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Chinese Root Server Shut Down After DNS Problem

timothy posted more than 4 years ago | from the need-a-new-source-of-ginseng dept.

Censorship 91

itwbennett writes "After a networking error first reported on Wednesday last week caused computers in Chile and the US to come under the control of a system that censors the Internet in China, the 'root DNS server associated with the networking problems has been disconnected from the Internet,' writes Robert McMillan. The server's operator, Netnod, has 'withdrawn route announcements' made by the server, according to company CEO Kurt Lindqvist."

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The great firewall of China (1)

FishTankX (1539069) | more than 4 years ago | (#31646318)

For a moment, it stretched around the world. Or, atleast to the Americas.

Re:The great firewall of China (0)

Anonymous Coward | more than 4 years ago | (#31649134)

Our firewall is so big everything is behind it!111!!!!LOLZORS!!1!!
We are L33T!!!!

Even more reason (1)

Finallyjoined!!! (1158431) | more than 4 years ago | (#31646320)

To fully implement dnssec.

Re:Even more reason (1)

rvw (755107) | more than 4 years ago | (#31646444)

Can somebody explain what this all means? What does this root server do, who depends on this, what is the effect of disconnecting it, how will the rest of the world be affected by this?

Re:Even more reason (1)

erroneus (253617) | more than 4 years ago | (#31646490)

I would. But I just finished watching an old Mitch Hedberg special. Now, everything I read, is in, the voice, of, Mitch Hedberg. Damn. Him.

Re:Even more reason (1)

wrencherd (865833) | more than 4 years ago | (#31647488)

I think if you concentrate very hard you could easily substitute Roy Mallard, for higher entertainment value.

Re:Even more reason (0)

Anonymous Coward | more than 4 years ago | (#31646670)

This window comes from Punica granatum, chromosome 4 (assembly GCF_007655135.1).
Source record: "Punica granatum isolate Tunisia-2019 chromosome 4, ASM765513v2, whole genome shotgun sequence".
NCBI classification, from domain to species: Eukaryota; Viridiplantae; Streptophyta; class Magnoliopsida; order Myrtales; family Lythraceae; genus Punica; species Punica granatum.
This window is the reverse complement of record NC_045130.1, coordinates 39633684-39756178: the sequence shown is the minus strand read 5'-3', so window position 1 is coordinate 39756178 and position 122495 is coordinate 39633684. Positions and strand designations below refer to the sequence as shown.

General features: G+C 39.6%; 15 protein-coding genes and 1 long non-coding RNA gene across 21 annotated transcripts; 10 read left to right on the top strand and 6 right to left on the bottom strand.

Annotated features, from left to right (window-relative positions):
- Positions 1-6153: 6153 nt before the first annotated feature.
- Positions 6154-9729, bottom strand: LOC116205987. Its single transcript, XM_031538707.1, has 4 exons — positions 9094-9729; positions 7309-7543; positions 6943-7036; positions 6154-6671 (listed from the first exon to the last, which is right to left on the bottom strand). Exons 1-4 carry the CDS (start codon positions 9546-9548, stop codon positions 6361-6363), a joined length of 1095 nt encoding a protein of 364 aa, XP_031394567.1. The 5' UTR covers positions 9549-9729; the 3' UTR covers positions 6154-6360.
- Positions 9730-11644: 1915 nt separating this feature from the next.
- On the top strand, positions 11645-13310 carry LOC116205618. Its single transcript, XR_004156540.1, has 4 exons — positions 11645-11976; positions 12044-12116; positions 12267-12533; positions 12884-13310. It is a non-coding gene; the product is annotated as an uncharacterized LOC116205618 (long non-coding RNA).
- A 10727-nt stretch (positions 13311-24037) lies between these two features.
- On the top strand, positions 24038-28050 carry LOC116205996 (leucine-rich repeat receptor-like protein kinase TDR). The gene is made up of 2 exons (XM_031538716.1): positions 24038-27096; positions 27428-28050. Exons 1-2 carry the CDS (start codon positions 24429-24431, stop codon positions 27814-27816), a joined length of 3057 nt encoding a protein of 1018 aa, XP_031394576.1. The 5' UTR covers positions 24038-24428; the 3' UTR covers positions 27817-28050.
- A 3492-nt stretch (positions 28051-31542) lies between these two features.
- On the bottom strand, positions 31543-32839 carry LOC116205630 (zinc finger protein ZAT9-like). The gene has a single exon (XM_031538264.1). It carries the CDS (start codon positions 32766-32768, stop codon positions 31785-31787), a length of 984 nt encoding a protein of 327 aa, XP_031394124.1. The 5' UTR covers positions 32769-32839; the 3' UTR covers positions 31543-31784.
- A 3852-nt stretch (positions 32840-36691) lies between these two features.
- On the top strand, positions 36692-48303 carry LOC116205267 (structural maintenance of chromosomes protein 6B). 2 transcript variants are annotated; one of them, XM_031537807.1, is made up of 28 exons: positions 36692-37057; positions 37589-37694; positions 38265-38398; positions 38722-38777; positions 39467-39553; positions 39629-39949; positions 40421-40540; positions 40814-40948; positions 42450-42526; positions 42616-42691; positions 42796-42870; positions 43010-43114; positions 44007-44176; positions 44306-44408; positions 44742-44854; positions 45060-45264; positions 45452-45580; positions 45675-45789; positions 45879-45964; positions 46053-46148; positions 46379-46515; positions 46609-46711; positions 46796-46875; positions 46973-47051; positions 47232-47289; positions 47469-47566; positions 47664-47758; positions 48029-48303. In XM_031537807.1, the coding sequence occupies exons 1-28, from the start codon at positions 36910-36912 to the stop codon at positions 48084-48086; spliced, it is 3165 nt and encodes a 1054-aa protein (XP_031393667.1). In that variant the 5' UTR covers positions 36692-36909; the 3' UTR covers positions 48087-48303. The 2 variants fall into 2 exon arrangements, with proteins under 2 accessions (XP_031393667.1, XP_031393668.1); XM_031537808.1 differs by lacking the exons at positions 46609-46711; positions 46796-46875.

Disconnecting it will have no impact really (maybe slightly higher latency to people in China, but still).

There are an awful lot of root servers hiding behind the 12 official hosts.

What is interesting is that the chinese system provides the filtering by redirecting DNS through its own systems, so DNSSEC would definitely help here as it would mean they couldn't 'inject' the responses that redirected you to their servers.

As it stands, injecting their own chain of DNS servers means they control the name resolution (and can therefore make sites simply cease to exist) but can also perform a man in the middle attack and put a proxy in the way of all communications - thereby allowing them to filter individual search queries and urls in addition to entire sites.

What concerns me is that the connectivity between the server in question and the rest of the Internet was subject to this filtering, surely the ISP hosting the server should make sure that there's no way ANYONE can interfere, government or not?

Re:Even more reason (0, Troll)

djdevon3 (947872) | more than 4 years ago | (#31647694)

Seriously? RTFA. You don't know what a root DNS server does? Your posting privileges should be revoked. I'll give you the benefit of the doubt since most young people don't know how the original internet was hosted. There are these boxes called servers see, and they do these routy switchy things, which is how god was created, then light, then the internet, then porn, in that order.

Re:Even more reason (1)

DeadChobi (740395) | more than 4 years ago | (#31647882)